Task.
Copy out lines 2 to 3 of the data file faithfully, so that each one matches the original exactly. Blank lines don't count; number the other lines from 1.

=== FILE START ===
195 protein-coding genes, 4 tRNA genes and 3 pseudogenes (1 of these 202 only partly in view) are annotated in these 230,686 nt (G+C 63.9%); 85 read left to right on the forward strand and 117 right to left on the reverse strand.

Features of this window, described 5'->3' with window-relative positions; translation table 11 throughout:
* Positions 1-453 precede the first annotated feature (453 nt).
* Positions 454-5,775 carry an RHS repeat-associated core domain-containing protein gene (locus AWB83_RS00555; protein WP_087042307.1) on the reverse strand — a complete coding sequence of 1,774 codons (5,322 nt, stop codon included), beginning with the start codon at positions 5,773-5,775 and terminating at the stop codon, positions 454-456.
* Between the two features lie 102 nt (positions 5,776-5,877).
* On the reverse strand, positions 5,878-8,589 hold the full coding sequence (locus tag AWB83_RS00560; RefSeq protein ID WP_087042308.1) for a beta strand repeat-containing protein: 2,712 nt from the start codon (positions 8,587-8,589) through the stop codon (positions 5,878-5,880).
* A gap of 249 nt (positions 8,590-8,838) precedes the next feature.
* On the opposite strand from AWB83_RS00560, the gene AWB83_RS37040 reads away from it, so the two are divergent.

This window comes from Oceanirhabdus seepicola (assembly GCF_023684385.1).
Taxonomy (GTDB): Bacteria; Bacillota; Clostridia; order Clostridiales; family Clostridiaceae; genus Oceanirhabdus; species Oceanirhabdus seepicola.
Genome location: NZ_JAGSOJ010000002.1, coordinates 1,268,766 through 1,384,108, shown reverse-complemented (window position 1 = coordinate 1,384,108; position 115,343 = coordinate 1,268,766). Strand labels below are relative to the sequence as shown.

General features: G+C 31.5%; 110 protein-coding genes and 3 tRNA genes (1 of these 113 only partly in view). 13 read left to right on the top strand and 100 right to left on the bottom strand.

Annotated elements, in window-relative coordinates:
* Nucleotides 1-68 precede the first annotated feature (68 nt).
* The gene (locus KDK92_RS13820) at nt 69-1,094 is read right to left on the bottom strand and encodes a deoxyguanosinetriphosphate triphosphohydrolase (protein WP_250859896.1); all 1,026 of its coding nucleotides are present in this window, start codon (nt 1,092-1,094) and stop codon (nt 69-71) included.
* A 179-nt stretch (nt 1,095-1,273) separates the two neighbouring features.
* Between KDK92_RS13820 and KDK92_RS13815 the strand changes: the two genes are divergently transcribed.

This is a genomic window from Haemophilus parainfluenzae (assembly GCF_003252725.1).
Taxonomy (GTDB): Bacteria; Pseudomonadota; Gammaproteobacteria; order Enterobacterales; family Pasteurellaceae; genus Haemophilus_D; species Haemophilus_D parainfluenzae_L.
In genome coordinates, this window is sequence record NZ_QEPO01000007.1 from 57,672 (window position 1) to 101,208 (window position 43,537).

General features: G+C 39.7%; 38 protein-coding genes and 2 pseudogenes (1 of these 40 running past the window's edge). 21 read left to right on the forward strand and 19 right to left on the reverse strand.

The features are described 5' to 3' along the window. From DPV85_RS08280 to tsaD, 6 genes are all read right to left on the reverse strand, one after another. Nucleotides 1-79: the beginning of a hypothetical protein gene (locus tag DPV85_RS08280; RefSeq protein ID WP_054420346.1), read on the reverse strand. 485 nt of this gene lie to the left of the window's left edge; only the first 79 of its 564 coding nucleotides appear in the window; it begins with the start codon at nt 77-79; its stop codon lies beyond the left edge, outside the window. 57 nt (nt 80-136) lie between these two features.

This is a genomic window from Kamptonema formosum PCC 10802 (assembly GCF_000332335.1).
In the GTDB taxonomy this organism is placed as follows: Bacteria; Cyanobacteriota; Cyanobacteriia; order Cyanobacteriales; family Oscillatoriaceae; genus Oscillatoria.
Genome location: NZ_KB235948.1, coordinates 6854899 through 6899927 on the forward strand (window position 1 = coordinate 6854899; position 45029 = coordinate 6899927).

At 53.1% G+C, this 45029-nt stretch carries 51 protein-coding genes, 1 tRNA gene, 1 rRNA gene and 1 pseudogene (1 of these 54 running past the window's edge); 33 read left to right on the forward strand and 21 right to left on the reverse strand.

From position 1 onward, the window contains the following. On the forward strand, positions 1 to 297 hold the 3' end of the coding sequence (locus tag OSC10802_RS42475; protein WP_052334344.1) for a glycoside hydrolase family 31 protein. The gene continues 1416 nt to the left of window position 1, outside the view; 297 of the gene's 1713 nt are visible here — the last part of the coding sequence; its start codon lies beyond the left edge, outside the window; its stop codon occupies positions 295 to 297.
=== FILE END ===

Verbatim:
Features of this window, described 5'->3' with window-relative positions; translation table 11 throughout:
* Positions 1-453 precede the first annotated feature (453 nt).